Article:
Instead, after you saturate the area, cover the spot with a dry, clean, white rag or towel and then put something heavy on top of it to weight it down.

Wait 12-18 hours and then simply remove the cloth. At this point, the urine is nothing more than water since all the bacteria has been “eaten.”

Step 5: Repeat

For tough stains, you may need to repeat this process even several times, especially if your cat has been peeing on the same spot on your couch for a long time.

How to Get Cat Pee Smell Out of A Leather Couch

While leather sofas are not as porous or absorbent as cloth ones, they can still retain odor.

Cat on leather soft looking at camera.

You can use the same process described above for fabric couches, with one exception. Instead of the squirt top, you’ll want to use the spray top to saturate the area.

Always spot test to make sure the cleaner won’t remove color from the surface of your sofa.

The Final Woof

If your cat is peeing on your couch, it’s important to get to the bottom of the matter. There may be behavioral or medical reasons why your cat is peeing outside of the litter box.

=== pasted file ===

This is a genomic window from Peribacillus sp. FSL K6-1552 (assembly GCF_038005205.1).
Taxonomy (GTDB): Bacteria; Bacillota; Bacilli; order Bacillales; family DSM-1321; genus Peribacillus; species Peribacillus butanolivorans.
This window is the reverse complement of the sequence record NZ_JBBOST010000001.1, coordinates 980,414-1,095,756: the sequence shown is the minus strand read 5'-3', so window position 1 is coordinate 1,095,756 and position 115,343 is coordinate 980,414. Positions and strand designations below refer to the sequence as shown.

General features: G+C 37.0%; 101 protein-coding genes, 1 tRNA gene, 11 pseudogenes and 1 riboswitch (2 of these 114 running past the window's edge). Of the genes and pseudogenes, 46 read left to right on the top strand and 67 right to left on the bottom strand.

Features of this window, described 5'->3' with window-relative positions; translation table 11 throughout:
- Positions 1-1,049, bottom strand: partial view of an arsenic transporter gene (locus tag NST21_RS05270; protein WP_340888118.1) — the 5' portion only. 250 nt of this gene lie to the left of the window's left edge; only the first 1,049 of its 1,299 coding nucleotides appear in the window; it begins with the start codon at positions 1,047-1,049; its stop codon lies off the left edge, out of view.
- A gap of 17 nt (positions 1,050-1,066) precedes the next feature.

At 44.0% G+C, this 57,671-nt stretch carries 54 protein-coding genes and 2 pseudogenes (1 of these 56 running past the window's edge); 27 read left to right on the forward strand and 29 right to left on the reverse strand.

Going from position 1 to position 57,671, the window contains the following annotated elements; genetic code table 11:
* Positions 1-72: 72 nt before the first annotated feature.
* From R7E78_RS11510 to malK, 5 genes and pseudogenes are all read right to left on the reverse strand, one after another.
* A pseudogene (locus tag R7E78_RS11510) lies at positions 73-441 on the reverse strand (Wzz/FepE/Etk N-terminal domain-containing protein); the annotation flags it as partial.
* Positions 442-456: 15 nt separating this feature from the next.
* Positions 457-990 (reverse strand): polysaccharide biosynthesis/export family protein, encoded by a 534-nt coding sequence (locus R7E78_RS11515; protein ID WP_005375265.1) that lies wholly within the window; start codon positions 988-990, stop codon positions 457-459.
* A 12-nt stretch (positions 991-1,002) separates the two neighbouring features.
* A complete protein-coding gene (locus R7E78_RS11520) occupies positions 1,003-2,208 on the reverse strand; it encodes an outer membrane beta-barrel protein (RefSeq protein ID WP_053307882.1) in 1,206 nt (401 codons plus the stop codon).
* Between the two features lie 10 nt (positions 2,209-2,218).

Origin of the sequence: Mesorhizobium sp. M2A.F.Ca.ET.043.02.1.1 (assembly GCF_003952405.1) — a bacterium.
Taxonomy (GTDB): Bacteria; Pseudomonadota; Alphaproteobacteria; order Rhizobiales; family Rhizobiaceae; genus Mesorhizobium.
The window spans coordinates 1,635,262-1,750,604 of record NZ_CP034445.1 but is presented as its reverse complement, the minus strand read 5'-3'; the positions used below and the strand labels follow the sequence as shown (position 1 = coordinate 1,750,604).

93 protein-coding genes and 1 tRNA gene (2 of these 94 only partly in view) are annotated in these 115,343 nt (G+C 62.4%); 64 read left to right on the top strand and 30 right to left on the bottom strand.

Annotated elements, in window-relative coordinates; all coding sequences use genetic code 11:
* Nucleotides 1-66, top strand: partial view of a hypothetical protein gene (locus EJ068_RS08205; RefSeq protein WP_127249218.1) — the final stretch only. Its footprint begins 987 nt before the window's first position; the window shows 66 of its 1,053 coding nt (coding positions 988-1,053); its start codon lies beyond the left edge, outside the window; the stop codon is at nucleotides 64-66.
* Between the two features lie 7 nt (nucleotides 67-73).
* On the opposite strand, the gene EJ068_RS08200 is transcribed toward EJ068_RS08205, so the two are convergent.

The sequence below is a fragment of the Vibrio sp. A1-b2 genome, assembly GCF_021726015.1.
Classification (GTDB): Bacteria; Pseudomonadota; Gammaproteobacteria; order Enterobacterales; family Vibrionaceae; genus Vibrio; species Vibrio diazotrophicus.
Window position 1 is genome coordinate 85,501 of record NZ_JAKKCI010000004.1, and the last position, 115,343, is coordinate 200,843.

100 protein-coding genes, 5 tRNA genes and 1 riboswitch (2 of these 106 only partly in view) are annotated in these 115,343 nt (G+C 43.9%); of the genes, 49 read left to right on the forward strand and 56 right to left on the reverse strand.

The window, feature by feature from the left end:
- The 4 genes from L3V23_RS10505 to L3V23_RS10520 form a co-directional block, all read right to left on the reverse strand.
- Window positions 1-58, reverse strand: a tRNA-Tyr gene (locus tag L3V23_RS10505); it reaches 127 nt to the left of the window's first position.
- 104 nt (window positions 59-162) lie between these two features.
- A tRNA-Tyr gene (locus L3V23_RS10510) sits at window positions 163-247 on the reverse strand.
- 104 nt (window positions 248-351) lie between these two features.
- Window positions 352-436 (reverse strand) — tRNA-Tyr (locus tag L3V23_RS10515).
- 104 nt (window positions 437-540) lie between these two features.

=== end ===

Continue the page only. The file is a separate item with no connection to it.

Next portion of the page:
Next, make sure to clean up the mess properly and repeatedly, if necessary. A bio-enzymatic cleaner is the best way to clean up pet messes.

When your cat pees in the litter box, and not inside your home, you can better strengthen the bond you have with your cat, ensuring the both of you are living your best lives together!

Kristen Levine is a nationally acclaimed pet expert, influencer, and Fear Free Certified® Professional with over 30 years of experience working with pets.

Through this blog and her book, Pampered Pets on a Budget, Kristen has helped millions of pet parents solve problems and provide the best care for their dogs and cats.

Working alongside hundreds of pet professionals, including veterinarians, behaviorists and trainers inspired Kristen to become a pet parenting “guide”, providing readers with reliable information about health, wellness and lifestyle for dogs and cats and the people who love them.

A dogged advocate for pet adoption and rescue, Kristen has featured over 1,000 adoptable dogs and cats from the SPCA on live television and radio appearances to get them adopted. Her blog, has been featured in over 100 media outlets – including the New York Times, USA Today, FOX & Friends, Good Morning America, Women's Day, Reader's Digest, Good Housekeeping, Pop Sugar and more.

To stay up to date on the latest health and lifestyle trends for pets, Kristen regularly attends the top veterinary and pet product conferences, where she’s often a featured speaker.